Achieving high AI Quality requires the right combination of people, processes, and tools.
In the post, “What is AI Quality?” we defined what AI Quality is and how it is key to solving critical challenges facing AI today. That is, AI Quality is the set of observable attributes of an AI system that allows you to assess, over time, the system’s real world success. It is evaluated across four key categories: model performance, societal impact, operational compatibility, and data quality. Explainability is a key enabling technology.
Achieving consistently high AI quality across a broad range of models requires a thoughtful combination of people, processes, and technology. All three components need to work together in an ongoing, iterative lifecycle in order for machine learning applications to drive desired results. In this multi-part blog series, we will cover the processes and technology part of the combination, with a particular focus on steps in the process where high-impact failures are widespread: evaluating models and data, getting stakeholder approval, and monitoring models. We will also discuss how you can overcome these typical breakdown points by augmenting your processes and leveraging emerging tools.
Part 1 of the blog series covers the overview of the process flow, data quality assessment, feature development, and model training.
The core processes for managing AI Quality
Managing AI Quality effectively requires reviewing and refining the four key areas of AI Quality – model performance, societal impact, operational compatibility, and data quality – throughout the lifecycle of a model project. This analysis and optimization of the model starts early during model development and continues even after the model has been pushed into live production, since it includes steps for monitoring and updating deployed models.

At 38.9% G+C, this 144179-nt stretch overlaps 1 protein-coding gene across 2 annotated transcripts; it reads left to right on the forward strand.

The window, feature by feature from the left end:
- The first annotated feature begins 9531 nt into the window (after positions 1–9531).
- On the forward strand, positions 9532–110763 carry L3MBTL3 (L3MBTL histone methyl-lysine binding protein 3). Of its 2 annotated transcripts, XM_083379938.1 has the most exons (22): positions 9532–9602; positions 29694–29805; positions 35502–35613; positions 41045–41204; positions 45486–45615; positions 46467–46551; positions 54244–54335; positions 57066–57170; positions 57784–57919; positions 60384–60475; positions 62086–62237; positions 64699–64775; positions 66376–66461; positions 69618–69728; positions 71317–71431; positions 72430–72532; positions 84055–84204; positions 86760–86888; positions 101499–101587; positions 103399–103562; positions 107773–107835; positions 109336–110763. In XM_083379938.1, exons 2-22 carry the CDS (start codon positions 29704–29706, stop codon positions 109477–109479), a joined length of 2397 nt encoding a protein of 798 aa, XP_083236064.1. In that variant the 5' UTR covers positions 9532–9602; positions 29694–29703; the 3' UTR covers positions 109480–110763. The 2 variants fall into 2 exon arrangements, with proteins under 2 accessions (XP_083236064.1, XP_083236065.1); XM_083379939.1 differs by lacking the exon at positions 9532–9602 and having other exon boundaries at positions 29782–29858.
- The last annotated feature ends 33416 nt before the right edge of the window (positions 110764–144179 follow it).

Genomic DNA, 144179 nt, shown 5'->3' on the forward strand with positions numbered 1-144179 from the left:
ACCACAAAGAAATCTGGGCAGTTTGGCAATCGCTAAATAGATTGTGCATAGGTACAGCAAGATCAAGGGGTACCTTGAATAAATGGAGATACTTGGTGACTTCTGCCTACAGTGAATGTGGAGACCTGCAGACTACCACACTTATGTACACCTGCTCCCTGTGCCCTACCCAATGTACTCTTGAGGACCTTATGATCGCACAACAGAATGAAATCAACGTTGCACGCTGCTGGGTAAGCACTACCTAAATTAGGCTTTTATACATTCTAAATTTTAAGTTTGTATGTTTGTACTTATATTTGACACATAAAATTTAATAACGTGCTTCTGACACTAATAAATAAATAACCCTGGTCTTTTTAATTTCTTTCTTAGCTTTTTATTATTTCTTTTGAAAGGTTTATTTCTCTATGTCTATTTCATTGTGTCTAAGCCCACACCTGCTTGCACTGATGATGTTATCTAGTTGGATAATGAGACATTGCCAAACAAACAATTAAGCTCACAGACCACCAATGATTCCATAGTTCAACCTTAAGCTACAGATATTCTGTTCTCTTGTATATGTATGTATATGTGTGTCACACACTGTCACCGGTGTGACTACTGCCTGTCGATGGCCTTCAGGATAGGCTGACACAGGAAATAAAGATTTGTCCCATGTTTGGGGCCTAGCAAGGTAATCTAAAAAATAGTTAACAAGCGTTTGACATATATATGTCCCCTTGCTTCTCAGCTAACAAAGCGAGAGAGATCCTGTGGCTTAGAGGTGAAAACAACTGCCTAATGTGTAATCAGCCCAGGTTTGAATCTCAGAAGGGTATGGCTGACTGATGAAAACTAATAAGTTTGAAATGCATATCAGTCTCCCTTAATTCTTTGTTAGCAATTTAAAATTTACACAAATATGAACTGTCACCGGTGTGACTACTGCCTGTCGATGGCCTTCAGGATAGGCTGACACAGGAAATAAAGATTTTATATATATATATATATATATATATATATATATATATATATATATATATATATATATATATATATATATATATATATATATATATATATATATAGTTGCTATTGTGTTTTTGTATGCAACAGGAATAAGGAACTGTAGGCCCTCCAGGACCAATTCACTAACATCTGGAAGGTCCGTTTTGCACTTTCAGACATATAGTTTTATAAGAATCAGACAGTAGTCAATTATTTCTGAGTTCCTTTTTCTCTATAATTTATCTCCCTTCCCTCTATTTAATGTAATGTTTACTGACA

Initiate a ML Project
The process begins with project initiation. Project initiation is most effective when it involves both the business owner and the technical execution team. The business owner is required to ensure that the business or organizational objective of the project is well understood, which increases the likelihood of project approval and success. The project execution team generally consists of the data scientists and ML engineers who will develop the model. It may also include data engineers, if there are separate data owners who need to approve of data usage and ensure data readiness. At this early point, any other teams that will be involved later in the process, such as the review stage or the monitoring stage, are apprised of the project goals and timing.
Assess Data Quality
Reviewing and ensuring data quality is critical during model development and on an ongoing basis for production models.
The goal of data preparation is to ensure that the data is ready and fit for use in the project. Processes and tools that cover some areas of data quality are quite mature, in particular, for data preparation. These tools can, among other things, help with identifying anomalies, imbalances, and patterns in datasets and support review and quality improvements before models are built.
Going beyond standard data preparation, there is increasing recognition that datasets used for machine learning can benefit from datasheets that document the data attributes for the benefit of dataset creators and consumers. Data documentation is a gap in the process at many organizations. Since data is foundational to ML success, we encourage data scientists and their managers to assess their data documentation requirements and take steps to ensure that documentation is in place.